Australia

Vote for change: Bill Shorten makes his closing bid

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Bill Shorten has declared an elected Labor government would take a climate "emergency" seriously in his final major speech of the campaign.

Bill Shorten has sharpened his focus on wages and climate change, urging a "vote for change" in his final major campaign speech.

The Labor leader told a room full of supporters his first item of business in cabinet would be a new submission to the Fair Work Commission advocating a real wage increase for workers.

Restoring Sunday penalty rates and implementing income tax cuts would be his first legislative priorities.

Bill Shorten
Australian Opposition Leader Bill Shorten delivers his final speech at Bowman Hall in Blacktown, Sydney,
AAP

A Labor government would convene parliament to put climate change action high on the agenda, expanding the Clean Energy Finance Corporation to drive 50 per cent renewable energy in the grid, Mr Shorten told party faithful in Blacktown on Thursday.

"I promise, we will send a message to the world, when it comes to climate change: Australia is back in the fight," he said.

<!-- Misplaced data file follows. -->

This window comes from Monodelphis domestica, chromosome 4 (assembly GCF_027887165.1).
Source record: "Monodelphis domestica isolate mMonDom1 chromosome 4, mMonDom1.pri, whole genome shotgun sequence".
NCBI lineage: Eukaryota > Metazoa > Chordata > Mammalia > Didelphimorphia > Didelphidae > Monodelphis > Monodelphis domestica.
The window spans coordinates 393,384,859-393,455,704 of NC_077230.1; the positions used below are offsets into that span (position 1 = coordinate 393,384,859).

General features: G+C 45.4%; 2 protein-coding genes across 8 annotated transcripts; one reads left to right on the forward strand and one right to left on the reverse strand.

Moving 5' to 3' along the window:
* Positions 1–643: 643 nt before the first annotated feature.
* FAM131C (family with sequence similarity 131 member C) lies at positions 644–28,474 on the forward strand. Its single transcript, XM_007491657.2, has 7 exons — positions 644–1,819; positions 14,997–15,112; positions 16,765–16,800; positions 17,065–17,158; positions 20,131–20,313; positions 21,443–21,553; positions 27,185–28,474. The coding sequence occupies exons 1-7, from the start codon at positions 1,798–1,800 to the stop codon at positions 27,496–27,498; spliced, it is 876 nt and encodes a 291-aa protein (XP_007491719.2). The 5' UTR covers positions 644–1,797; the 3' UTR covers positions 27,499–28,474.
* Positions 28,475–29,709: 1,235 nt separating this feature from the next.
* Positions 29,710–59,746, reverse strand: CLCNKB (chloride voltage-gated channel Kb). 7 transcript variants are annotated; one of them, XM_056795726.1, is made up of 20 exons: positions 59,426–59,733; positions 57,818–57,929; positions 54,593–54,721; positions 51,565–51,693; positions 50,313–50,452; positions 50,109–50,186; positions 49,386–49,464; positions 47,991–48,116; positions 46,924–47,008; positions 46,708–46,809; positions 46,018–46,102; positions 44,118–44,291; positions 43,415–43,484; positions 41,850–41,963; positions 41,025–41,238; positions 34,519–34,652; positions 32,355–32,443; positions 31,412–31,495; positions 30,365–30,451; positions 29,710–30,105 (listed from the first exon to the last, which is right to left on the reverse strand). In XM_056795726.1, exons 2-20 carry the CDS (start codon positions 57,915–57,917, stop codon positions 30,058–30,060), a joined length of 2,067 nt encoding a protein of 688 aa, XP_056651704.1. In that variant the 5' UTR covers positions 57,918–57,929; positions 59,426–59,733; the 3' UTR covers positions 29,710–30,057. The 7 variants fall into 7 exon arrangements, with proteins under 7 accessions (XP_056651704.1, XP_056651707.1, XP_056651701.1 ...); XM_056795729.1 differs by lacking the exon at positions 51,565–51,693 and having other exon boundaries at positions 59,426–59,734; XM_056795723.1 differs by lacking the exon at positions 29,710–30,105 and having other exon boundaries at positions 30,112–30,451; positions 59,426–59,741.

"We will take this emergency seriously and we will not just leave it to other countries or to the next generation."

Not long after Prime Minister Scott Morrison was grilled at the National Press Club in Canberra, Mr Shorten was among a room of die-hard supporters cheering every other sentence.

He outlined Labor's expansive policy agenda headlined with the party's cancer package, childcare subsidies, funding for schools and hospitals and protections for the ABC and SBS.

"Vote for Change. Vote Labor," his refrain went.

The speech was at Blacktown's Bowman Hall in Sydney's west, where Gough Whitlam delivered his It's Time address at the start of the 1972 election campaign.

While Mr Whitlam's speech started a tradition of kicking off with "men and women of Australia" - a phrase first used by Labor prime minister John Curtin - Mr Shorten started with "women and men".

He later said equality for women and opportunity in education would be championed by his deputy Tanya Plibersek.

In another nod to the Whitlam years, Little Pattie - one of the singers of the It's Time jingle - attended the speech.

Aside from Ms Plibersek, Mr Shorten was keen to talk up other members of his shadow ministry continuing his theme of comparing opposing frontbench line-ups.

He noted "father of reconciliation" Pat Dodson would be indigenous affairs minister, Chris Bowen would be treasurer and Penny Wong would be on the world stage as foreign minister.

"Tell people you're voting Labor because you want to see the most talented, experienced and passionate shadow ministry in a generation become a great Labor government," Mr Shorten said.

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